Indeed, Secretary Tillerson was “mystified” by the sudden escalation and took the initiative from the White House to lash out at Saudi Arabia and the UAE for their procrastination and lack of seriousness in articulating their grievances and presenting their demands to Qatar. He also questioned the motivations behind the crisis, arguing that they manufactured the crisis with Qatar to settle old grievances that have nothing to do with terrorism or security.
Tillerson, the former CEO of ExxonMobil, who has ample experience in the Gulf region, insisted that the demands from Qatar must be “reasonable and actionable” in order to bring a swift end to the crisis and avoid compromising wider US interests.
Interestingly, since Tillerson publicly reprimanded Saudi Arabia and the UAE for their procrastination, President Trump has (thus far) kept quiet and allowed his more qualified foreign policy chiefs to handle the crisis with caution and maturity.
Indeed, the White House seemingly made another u-turn last week, saying that the Gulf crisis was a “family issue” rather than an international crisis about supporting terrorism.
Wait! What! A family feud? Really?! So what about accusing Qatar of “historic high-level support of terrorism” and giving the green light to the Emirati and Saudi leaders to behave recklessly? Is it really possible to classify this crisis as a “family issue” after the Band of Four exploited Trump’s folly to besiege Qatar, split the GCC, and plunge the region into a downward spiral?
The damned demands
When a list of demands that the Band of Four say Qatar must comply with in order to end the crisis was finally released, it turned out to be neither reasonable nor actionable. Indeed, there’s a general consensus that the demands in the 13-point list are anything but “measured and realistic”, to quote UK Foreign Secretary Boris Johnson.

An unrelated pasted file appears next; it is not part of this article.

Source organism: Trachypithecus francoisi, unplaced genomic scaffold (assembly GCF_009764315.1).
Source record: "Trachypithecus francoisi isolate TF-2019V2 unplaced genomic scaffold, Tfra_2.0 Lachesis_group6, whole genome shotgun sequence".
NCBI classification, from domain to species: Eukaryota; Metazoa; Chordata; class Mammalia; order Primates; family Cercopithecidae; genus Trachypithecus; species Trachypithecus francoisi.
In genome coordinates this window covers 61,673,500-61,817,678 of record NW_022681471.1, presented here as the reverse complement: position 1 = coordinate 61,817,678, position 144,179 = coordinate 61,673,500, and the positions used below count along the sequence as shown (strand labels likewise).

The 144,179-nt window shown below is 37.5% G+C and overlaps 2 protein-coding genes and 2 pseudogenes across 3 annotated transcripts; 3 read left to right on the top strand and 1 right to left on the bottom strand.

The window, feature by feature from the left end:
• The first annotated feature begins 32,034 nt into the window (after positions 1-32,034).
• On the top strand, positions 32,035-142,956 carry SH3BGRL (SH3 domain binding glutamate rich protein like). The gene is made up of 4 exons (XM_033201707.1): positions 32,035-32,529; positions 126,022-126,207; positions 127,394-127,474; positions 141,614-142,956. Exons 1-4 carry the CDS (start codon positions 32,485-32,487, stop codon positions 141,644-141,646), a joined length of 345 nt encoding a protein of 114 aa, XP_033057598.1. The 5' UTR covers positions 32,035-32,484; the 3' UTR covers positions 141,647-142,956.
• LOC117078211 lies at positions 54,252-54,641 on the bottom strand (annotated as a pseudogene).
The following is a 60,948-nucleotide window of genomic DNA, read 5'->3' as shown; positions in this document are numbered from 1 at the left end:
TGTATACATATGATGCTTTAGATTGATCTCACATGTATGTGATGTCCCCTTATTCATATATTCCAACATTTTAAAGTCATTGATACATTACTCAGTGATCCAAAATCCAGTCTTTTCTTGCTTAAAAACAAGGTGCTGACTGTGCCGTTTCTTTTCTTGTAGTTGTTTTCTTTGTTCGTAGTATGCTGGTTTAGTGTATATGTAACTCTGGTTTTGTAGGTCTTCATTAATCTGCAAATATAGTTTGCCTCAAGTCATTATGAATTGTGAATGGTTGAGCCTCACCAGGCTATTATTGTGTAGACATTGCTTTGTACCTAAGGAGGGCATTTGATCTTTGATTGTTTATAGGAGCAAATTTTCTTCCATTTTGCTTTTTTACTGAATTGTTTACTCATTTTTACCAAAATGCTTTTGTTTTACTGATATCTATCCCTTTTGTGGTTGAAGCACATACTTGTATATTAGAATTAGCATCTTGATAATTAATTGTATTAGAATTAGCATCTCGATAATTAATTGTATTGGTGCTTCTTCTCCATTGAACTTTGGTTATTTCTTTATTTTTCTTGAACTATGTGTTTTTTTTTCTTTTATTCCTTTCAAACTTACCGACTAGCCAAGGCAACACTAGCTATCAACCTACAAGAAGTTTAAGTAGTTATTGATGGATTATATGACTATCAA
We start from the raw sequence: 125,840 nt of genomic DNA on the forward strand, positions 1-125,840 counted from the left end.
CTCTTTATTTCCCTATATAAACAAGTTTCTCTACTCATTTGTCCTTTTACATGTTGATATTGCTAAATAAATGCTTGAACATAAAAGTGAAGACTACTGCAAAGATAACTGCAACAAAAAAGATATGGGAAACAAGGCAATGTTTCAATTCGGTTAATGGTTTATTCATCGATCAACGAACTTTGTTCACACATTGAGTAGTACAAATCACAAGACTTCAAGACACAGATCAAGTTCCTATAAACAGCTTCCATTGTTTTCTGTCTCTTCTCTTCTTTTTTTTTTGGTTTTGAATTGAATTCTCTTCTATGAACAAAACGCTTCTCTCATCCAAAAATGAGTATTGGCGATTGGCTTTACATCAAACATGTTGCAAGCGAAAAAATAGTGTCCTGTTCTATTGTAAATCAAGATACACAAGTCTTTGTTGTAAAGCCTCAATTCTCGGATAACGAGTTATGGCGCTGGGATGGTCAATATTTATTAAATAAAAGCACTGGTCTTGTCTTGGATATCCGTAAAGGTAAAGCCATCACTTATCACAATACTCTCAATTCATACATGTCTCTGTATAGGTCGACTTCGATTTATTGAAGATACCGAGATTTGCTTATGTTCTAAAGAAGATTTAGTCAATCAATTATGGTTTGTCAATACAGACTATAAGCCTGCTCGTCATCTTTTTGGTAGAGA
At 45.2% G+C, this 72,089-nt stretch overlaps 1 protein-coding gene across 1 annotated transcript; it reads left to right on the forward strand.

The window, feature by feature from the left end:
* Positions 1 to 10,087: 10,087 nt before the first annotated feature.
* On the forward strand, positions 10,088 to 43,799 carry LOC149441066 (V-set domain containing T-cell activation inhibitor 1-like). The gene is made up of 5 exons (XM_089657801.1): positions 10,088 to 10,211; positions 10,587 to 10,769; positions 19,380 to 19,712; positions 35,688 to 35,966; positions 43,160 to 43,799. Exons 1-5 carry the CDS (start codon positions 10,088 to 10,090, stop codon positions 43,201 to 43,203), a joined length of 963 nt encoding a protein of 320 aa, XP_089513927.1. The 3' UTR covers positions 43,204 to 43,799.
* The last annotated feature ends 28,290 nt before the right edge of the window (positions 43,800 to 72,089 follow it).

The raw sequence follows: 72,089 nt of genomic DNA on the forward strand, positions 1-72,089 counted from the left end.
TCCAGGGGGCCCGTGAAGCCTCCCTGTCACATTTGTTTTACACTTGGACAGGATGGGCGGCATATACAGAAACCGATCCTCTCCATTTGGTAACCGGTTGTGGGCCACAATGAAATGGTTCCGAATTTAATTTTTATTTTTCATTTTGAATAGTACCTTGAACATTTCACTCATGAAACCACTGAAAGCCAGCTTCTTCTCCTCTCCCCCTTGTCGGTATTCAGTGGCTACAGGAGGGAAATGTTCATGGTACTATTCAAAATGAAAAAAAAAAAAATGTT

If anything, the wording, tone and sweeping nature of the document signal total ignorance of international law and the UN charter. The text underlines Saudi Arabia and the UAE’s unmasked intention to take control of Qatar’s sovereignty and independent foreign policy.
The assumptions in the list, such as Qatar’s support for the Islamic State of Iraq and the Levant (ISIL, known as ISIS) or al-Qaeda, are clearly baseless. And contrary to US insistence on evidence to support their accusations, there was absolutely nothing in the document to support these outrageous claims.
The Band of Four demands that Qatar downgrade diplomatic relations with Iran, even though the UAE is Iran’s leading trading partner in the GCC, and the other GCC members, Oman and Kuwait, nurture stronger diplomatic relations with Tehran than Qatar.
And they demanded that Qatar round up all opposition figures from their countries in contravention to international humanitarian law, and demanded that Qatar treat the Muslims Brotherhood as a terrorist organisation, not a mere opposition group, as seen by most countries of the world. Qatar, like most or all Western nations, has long warned of the dangers and implications of sweeping generalisations and the labelling of popular political opposition groups as “terrorist”.